In "The FlipSide", local blogger Belmont Lay lets loose on local politics, culture and society. To be taken with a pinch of salt. Parental permission is advised. In this post, he talks about why Singaporeans are no longer bothered by train disruptions.Local blogger Belmont Lay says that Singaporeans are no longer affected by the Circle line disruptions. (AFP file …
Singaporeans were genuinely not affected at all by the latest Circle Line train disruption that occurred on Oct. 25 around 1030pm, where about 10,500 people were reportedly affected.
This is in stark contrast to the aftermath of last December's series of major train breakdowns in a long time, where the public became impatient and enraged enough to set social media platforms such as Twitter and Facebook ablaze with hate messages.
One commuter, who found himself in the midst of buttocks-against-crotch action on Friday, as crowds tried to disperse from affected Circle Line train stations that have shut down for the night, said stoically: "Oh really, train breakdown? I wouldn't have guessed."
However, another commuter, who claimed he is no longer peeved when trains suffer from PMS and call it a day, explained: "I've gotten pretty used to the malfunctioning. Like how I've gotten used to car prices increasing. And my salary stagnating."
In the past, it was not uncommon to see regular Facebook and Twitter updates that denounced the entire public transport system each time the trains went down without warning.
"#smrtfail How could this happen to First World Singapore?"
"I want my money back!"
"If the MRT is a Facebook update or tweet, it will end mid..."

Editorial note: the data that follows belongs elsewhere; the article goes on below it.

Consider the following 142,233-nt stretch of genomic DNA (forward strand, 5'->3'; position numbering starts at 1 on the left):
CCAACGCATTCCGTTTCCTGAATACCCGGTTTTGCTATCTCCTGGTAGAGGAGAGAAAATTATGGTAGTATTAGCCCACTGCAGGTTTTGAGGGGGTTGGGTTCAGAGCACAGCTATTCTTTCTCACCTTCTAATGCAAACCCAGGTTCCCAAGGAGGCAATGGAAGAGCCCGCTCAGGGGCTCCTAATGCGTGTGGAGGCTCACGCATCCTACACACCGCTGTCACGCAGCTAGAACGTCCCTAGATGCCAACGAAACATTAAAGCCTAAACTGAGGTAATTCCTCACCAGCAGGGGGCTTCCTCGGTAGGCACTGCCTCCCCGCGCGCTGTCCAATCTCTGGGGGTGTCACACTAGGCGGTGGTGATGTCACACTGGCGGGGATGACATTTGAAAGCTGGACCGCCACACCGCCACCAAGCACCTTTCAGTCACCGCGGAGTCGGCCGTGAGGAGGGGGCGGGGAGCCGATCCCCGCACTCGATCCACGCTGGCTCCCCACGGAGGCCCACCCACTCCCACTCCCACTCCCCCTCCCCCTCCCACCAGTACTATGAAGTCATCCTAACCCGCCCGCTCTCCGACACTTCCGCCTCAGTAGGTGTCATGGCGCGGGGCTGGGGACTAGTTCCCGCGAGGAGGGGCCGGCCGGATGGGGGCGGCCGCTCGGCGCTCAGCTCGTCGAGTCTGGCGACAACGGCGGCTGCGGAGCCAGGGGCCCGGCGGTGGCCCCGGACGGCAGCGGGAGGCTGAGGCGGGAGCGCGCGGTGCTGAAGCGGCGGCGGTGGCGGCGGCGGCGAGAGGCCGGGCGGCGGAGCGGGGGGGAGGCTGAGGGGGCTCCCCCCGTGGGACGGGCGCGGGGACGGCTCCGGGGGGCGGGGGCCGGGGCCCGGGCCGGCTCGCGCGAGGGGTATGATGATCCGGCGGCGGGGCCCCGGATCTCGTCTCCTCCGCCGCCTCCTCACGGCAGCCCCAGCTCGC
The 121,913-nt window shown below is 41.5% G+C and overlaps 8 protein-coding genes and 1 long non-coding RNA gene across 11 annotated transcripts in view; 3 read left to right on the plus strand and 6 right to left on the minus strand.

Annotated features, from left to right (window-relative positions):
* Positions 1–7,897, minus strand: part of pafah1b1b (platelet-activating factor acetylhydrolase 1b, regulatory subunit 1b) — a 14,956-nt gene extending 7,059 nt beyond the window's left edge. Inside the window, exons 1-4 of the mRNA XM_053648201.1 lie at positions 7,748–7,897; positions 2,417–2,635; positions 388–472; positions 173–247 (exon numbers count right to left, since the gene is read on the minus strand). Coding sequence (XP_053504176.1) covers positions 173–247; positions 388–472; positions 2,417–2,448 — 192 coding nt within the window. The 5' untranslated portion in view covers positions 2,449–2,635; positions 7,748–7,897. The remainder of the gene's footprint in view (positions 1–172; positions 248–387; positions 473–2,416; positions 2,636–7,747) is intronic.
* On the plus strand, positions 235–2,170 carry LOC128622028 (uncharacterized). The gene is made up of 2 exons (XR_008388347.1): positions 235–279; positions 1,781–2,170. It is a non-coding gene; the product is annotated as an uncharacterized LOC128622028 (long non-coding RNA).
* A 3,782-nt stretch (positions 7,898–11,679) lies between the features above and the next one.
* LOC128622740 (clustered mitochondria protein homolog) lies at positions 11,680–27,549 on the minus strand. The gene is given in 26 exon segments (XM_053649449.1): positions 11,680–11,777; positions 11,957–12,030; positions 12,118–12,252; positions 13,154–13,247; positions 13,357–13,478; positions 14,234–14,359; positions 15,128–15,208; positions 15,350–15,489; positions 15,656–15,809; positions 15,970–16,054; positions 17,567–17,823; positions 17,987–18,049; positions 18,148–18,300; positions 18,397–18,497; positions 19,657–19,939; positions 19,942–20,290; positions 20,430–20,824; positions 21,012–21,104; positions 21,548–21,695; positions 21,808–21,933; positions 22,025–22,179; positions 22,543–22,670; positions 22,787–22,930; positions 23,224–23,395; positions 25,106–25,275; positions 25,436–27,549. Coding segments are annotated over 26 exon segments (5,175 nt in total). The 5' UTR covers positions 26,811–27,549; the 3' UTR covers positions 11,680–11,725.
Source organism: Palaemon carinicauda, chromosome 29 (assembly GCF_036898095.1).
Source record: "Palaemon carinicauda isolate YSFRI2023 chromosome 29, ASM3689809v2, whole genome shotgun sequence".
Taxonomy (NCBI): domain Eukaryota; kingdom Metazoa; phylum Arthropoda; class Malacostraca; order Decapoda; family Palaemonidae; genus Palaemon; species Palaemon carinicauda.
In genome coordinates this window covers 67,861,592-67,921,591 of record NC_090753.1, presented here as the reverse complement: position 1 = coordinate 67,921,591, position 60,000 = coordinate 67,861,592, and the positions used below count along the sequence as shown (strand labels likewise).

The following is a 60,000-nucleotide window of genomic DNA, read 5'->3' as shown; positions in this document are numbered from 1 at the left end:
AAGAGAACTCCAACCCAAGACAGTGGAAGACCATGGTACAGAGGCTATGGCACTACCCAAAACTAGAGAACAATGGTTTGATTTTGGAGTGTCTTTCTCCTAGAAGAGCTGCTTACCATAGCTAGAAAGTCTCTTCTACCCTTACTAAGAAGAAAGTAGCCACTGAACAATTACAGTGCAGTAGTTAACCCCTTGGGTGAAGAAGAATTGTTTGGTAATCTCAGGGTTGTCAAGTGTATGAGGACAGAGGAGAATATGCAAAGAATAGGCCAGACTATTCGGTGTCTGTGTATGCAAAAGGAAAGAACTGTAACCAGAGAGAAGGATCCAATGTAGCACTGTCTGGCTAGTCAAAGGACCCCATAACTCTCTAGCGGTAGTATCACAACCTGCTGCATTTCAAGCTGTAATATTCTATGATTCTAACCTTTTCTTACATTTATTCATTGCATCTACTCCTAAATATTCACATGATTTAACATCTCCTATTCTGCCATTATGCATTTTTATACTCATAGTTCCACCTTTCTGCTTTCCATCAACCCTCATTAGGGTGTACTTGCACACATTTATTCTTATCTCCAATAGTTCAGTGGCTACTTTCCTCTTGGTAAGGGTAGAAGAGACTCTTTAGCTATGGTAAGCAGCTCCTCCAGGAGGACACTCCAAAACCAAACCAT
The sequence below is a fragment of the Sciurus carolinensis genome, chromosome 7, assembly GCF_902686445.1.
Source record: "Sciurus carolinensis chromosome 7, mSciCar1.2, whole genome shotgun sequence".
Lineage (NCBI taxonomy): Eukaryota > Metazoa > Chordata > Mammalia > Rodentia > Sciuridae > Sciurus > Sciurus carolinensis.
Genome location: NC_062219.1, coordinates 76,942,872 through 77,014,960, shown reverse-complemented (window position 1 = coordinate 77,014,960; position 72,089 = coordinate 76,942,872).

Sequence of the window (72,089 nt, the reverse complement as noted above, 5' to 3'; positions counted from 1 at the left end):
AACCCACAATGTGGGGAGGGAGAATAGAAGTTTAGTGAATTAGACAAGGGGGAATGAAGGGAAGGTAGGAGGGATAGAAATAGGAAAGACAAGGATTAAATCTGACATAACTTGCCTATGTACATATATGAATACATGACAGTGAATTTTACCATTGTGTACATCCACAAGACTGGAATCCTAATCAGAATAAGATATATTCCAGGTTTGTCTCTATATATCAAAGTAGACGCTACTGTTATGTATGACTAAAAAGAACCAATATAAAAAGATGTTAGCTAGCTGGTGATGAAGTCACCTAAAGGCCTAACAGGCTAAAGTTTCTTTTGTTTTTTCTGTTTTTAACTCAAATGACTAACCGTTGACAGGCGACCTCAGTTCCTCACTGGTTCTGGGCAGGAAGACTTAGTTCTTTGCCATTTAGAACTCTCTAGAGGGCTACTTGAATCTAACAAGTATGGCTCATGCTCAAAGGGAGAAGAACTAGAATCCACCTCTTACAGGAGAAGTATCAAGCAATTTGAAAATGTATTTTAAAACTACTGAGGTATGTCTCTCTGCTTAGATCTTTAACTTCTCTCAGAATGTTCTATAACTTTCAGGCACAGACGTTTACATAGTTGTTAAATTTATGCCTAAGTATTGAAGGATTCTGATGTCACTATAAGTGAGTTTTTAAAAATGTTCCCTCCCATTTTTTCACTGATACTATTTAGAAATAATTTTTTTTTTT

However, the common response from commuters facing train breakdowns these days?
"Not surprised. Because guess what? My 3G was down as well!"
"I am definitely a cat. Because if I had to kill myself each time I get caught in a train disruption, I'll have nine lives."
But there are also others who are trying to see beyond the precise technical reason for the latest breakdown.
One commuter, instead applauded the various transport authorities for their modesty when it came to providing estimates.
He said: "The trains in both directions were mostly shut down after 1030pm on the eve of Hari Raya Haji. They also were scheduled to run later than normal."
He explained some more: "Therefore, saying that I believe only 10,500 people were affected overall, is like saying I believe Britney Spears was going to stay a virgin until she got married."
Others, though, are trying to remain optimistic about the situation.
Another commuter, rather calmly, said philosophically: "The only reason trains can break down is because we actually have a train system to begin with."
He continued: "It's like people cracking their iPhone screen and feeling distraught. They tend to forget that they are rich enough to even afford a smartphone in the first place."
Belmont Lay is the editor of New Nation, an online publication that specialises in half-truths because that is what people like to read.